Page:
|Kodak Jiffy (series II), 620 roll film camera, c1937|
Kodak Jiffy, an Eastman Kodak (Rochester) built 620 roll film camera for eight 6 x 9cm negatives. The Jiffy is a budget camera but offering a little more control than a box camera. The lens has two position focus with the front element mounted in a screw barrel. Users exhibiting a little lateral thinking could calibrate the focus a little more precisely and make their own marks around the lens ring. Three waterhouse stops are supplied on a captive pull out strip, no indication of the size is marked but they calculate out at f/26, f/19 and f/14. Shutter speeds are limited to timed and instant. The Jiffy cameras all share a common design of catch to keep the back closed, whilst it succeeds at keeping the back tightly closed and is unlikely to open accidentally, it is subject to binding after a few years of inactivity. Consequently many are broken. This example spent a lifetime in Australia before being donated to the collection in April 2004 by Mrs. M. South. It was in sound but tatty condition and has emerged from the workshop after a deep clean and service. The shutter is mounted on a wooden chassis even though the rest of the camera is of metal construction. The self erecting mechanism is a favourite of mine and results in a very rapid, easy and rigid extension.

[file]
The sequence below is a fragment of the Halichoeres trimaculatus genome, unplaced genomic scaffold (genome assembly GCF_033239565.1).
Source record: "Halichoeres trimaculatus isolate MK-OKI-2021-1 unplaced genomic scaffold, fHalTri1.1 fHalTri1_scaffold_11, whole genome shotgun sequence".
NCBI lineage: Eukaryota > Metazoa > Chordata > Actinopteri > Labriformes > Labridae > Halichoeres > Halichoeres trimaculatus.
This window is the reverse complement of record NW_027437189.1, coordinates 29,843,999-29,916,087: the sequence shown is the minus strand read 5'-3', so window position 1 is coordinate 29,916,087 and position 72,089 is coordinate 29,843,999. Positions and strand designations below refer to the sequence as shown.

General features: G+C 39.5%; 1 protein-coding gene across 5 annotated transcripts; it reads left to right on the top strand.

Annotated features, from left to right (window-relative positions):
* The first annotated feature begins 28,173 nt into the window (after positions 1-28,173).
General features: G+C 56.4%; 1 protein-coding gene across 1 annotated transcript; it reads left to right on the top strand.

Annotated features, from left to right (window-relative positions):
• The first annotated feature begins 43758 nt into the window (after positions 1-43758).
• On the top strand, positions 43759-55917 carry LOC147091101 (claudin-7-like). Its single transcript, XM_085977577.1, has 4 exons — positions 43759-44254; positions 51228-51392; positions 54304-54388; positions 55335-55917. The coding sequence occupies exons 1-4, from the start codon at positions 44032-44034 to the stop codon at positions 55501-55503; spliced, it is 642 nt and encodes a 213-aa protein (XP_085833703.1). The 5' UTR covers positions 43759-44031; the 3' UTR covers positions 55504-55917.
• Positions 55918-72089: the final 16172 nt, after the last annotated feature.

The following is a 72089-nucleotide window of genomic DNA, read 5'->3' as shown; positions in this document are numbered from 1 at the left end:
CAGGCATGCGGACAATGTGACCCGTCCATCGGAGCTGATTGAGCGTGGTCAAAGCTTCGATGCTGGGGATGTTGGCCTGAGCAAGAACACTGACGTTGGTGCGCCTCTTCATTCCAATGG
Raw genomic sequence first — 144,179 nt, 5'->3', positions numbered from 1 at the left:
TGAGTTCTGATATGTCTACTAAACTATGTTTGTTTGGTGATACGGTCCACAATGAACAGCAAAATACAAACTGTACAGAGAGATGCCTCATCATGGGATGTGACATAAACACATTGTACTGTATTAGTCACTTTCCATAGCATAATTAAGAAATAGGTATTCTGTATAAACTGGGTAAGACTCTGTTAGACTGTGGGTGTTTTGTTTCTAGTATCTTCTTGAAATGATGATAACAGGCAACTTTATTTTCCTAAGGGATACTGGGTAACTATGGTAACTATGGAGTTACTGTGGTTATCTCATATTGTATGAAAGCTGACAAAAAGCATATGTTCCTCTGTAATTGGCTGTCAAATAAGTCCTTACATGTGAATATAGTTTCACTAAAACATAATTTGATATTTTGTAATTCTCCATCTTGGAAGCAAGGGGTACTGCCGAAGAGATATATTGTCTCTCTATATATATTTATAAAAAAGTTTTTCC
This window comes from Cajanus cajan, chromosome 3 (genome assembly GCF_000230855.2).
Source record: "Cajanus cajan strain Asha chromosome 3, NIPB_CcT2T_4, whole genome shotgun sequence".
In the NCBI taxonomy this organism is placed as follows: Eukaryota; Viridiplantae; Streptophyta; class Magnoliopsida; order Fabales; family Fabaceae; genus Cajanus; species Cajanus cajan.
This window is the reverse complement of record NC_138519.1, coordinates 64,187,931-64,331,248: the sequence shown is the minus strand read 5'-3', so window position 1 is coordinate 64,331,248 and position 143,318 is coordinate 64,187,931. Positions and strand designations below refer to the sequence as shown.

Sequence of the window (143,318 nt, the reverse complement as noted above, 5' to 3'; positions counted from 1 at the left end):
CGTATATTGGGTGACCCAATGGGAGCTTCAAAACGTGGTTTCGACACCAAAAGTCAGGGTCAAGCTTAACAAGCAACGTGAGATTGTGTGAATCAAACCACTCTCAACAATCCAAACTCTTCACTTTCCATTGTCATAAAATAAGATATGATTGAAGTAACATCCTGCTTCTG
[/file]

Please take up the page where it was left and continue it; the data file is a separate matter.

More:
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For those film manufacturers that also made cameras, placing an advert inside your camera was an urge rarely resisted. Hidden away from the light these adverts remain as bright and vibrant as the day they were placed inside and are often in stark contrast to the dour exterior. Here is the the advert from inside this Kodak Jiffy, for the appropriate 620 roll film - and the reminder that 120 roll film will not fit. Whilst the film and backing paper are the same, the spool is not, 620 being sufficiently streamlined that the camera's film chambers will not accept 120 film.
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